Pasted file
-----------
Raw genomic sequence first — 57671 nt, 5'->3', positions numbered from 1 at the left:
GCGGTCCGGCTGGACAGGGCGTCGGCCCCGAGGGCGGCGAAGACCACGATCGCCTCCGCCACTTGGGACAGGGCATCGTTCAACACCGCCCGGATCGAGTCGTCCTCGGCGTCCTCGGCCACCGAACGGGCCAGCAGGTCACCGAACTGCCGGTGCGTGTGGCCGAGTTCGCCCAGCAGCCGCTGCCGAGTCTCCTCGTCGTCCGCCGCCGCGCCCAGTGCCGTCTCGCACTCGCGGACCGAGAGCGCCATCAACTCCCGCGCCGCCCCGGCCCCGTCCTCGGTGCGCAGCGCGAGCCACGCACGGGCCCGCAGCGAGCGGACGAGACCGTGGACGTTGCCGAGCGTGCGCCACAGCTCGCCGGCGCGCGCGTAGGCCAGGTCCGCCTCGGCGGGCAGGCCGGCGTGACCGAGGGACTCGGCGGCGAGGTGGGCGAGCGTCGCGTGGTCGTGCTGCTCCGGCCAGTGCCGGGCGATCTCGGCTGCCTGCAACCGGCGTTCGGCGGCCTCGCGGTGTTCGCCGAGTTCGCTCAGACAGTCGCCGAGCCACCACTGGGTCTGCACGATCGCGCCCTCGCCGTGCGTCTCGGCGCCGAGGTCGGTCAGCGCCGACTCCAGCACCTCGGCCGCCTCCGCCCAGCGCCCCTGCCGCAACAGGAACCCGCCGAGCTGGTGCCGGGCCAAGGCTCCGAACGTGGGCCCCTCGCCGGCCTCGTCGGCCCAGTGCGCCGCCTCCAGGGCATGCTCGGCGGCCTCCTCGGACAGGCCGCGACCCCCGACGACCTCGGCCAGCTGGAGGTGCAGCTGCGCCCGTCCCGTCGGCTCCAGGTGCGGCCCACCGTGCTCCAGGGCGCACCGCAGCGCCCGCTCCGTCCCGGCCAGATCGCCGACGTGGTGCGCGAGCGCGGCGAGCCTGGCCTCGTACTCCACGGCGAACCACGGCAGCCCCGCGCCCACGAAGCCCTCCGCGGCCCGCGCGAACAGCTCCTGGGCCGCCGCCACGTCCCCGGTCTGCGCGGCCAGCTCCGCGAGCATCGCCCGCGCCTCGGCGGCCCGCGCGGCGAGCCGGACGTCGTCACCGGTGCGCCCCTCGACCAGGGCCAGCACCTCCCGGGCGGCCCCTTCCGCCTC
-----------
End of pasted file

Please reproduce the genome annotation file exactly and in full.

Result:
Raw genomic sequence first — 57671 nt, 5'->3', positions numbered from 1 at the left:
GCGGTCCGGCTGGACAGGGCGTCGGCCCCGAGGGCGGCGAAGACCACGATCGCCTCCGCCACTTGGGACAGGGCATCGTTCAACACCGCCCGGATCGAGTCGTCCTCGGCGTCCTCGGCCACCGAACGGGCCAGCAGGTCACCGAACTGCCGGTGCGTGTGGCCGAGTTCGCCCAGCAGCCGCTGCCGAGTCTCCTCGTCGTCCGCCGCCGCGCCCAGTGCCGTCTCGCACTCGCGGACCGAGAGCGCCATCAACTCCCGCGCCGCCCCGGCCCCGTCCTCGGTGCGCAGCGCGAGCCACGCACGGGCCCGCAGCGAGCGGACGAGACCGTGGACGTTGCCGAGCGTGCGCCACAGCTCGCCGGCGCGCGCGTAGGCCAGGTCCGCCTCGGCGGGCAGGCCGGCGTGACCGAGGGACTCGGCGGCGAGGTGGGCGAGCGTCGCGTGGTCGTGCTGCTCCGGCCAGTGCCGGGCGATCTCGGCTGCCTGCAACCGGCGTTCGGCGGCCTCGCGGTGTTCGCCGAGTTCGCTCAGACAGTCGCCGAGCCACCACTGGGTCTGCACGATCGCGCCCTCGCCGTGCGTCTCGGCGCCGAGGTCGGTCAGCGCCGACTCCAGCACCTCGGCCGCCTCCGCCCAGCGCCCCTGCCGCAACAGGAACCCGCCGAGCTGGTGCCGGGCCAAGGCTCCGAACGTGGGCCCCTCGCCGGCCTCGTCGGCCCAGTGCGCCGCCTCCAGGGCATGCTCGGCGGCCTCCTCGGACAGGCCGCGACCCCCGACGACCTCGGCCAGCTGGAGGTGCAGCTGCGCCCGTCCCGTCGGCTCCAGGTGCGGCCCACCGTGCTCCAGGGCGCACCGCAGCGCCCGCTCCGTCCCGGCCAGATCGCCGACGTGGTGCGCGAGCGCGGCGAGCCTGGCCTCGTACTCCACGGCGAACCACGGCAGCCCCGCGCCCACGAAGCCCTCCGCGGCCCGCGCGAACAGCTCCTGGGCCGCCGCCACGTCCCCGGTCTGCGCGGCCAGCTCCGCGAGCATCGCCCGCGCCTCGGCGGCCCGCGCGGCGAGCCGGACGTCGTCACCGGTGCGCCCCTCGACCAGGGCCAGCACCTCCCGGGCGGCCCCTTCCGCCTC